Kirsty Nixon, one of New Zealand's foremost artists portraying iconic Kiwi beach and coastal scenes, is staging her biggest solo exhibition in Devonport during the final weeks of the Rugby World Cup tournament.
Nixon will offer 15 of her best Kiwi beach and coastal paintings at Devonport's Art by the Sea Gallery from October 8 to 27.
She focuses on warm emotive Kiwi beach scenes which evoke memories of summer holidays spanning the generations. Her paintings usually include cabbage trees, toetoe, nikau, flax and pohutukawa.
''I just love cabbage trees. They are striking pieces of nature: sculptural and iconic. To me they just scream: New Zealand. I remember visiting Tauranga Bay up north and the whole road winding in had the most awesome crowd of cabbage trees, it just went on and on. I have often thought to leave them out in my paintings but have resigned myself to the fact that any of my paintings just don't look finished without one or more of them in it.''
Nixon said she is passionate about New Zealand and especially the coastal landscape. She likes to add kiwiana such as the old caravan or boat shed which implies a sense of nostalgic holiday connection for nearly every Kiwi.
Her exhibition paintings next month feature beaches and coastal scenes in the Bay of Islands, the Coromandel, Mahurangi, Piha, Matauri Bay, Rangitoto and Tauwharanui near Omaha.
''With such rapid development and changes taking place on NZ's coastline, my paintings are beginning to take on greater provenance as a slice of history of simple old-fashioned beach holidays which are slowly eroding away.
''The feedback that I get from people is that it reminds them of childhood summers at the beach. I will continue these themes and other rapidly uncluttered Kiwi beach scenes as we are growing rapidly through the 21st century.
''The Coromandel features most in this show. Nothing I have done of this place has done the day justice until now and I just wanted to keep painting. I think I love it so much because there is not one big mansion there to spoil it. Don't get me wrong I'm all for moving ahead but I do think some special places need preserving for sanity's sake.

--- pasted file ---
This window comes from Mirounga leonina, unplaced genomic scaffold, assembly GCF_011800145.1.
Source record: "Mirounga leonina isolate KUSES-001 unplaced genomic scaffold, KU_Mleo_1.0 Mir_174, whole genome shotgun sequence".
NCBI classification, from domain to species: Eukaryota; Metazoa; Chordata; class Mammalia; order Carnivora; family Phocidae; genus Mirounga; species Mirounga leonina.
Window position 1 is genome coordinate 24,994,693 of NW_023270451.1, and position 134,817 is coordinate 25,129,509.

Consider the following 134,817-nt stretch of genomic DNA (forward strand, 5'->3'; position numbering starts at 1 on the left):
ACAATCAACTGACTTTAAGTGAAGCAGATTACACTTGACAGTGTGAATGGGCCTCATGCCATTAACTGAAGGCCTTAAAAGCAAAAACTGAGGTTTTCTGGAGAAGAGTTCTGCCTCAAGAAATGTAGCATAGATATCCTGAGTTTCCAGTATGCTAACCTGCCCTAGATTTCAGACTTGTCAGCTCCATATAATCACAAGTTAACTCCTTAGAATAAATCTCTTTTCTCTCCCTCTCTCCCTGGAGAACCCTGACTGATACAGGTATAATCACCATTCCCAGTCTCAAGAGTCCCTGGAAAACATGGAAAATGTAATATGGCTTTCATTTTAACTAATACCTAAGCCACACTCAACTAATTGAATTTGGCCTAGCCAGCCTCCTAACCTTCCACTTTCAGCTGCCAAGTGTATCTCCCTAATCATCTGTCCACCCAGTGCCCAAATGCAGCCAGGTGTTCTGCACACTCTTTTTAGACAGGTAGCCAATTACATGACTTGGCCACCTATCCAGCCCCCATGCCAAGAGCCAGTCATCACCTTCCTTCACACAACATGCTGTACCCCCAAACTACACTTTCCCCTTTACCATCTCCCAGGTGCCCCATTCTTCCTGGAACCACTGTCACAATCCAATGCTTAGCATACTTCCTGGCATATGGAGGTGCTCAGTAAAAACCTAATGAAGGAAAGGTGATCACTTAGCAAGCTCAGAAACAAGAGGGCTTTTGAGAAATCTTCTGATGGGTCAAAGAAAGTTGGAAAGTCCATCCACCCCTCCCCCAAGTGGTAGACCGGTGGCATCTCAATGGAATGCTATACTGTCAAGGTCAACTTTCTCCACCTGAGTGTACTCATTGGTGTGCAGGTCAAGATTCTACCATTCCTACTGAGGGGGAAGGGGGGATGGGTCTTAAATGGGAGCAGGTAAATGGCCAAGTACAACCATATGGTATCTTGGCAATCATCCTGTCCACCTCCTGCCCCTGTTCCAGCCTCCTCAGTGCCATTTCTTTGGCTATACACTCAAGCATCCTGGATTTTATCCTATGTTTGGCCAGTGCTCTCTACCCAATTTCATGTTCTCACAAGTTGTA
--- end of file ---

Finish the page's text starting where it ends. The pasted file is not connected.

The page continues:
''Each place I photograph in readiness for painting always has a story behind it. The day I took the images for Matauri Bay was spectacular as well. I remember coming over the hill and looking down into that glorious beach with all the caravans, makeshift loos and old vans lined up along the coastline.
''It's not so much that I don't want places developed. I just don't want every beach developed. Matarangi in the Coromandel is a lovely area but it really is a mini city with its perfect houses. And there is a place for that. Yet five minutes around the corner Kuoautunu is how it all used to be. There is something wonderful about having these places to escape to, away from the trappings we have become so used to. I wasn't brought up in a camping family and do like my home comforts, but now find that when I am able to get away from the city and away from all the stimulation advertising hoardings and TV etc. provide, I am never more relaxed.''
Nixon was born and educated in Auckland and has been painting seriously for more than 20 years. Her style, clear bright palette affirms her love of New Zealand scenery.
''There is just so much to be happy about in life in general and in this country in particular, and this is what my work concerns. The events in Christchurch in the last 12 months only endorse our desire to enjoy our beach holidays and protect what we love about the coast.''
To see more of Kirsty's work, visit http://www.kirstynixon.co.nz/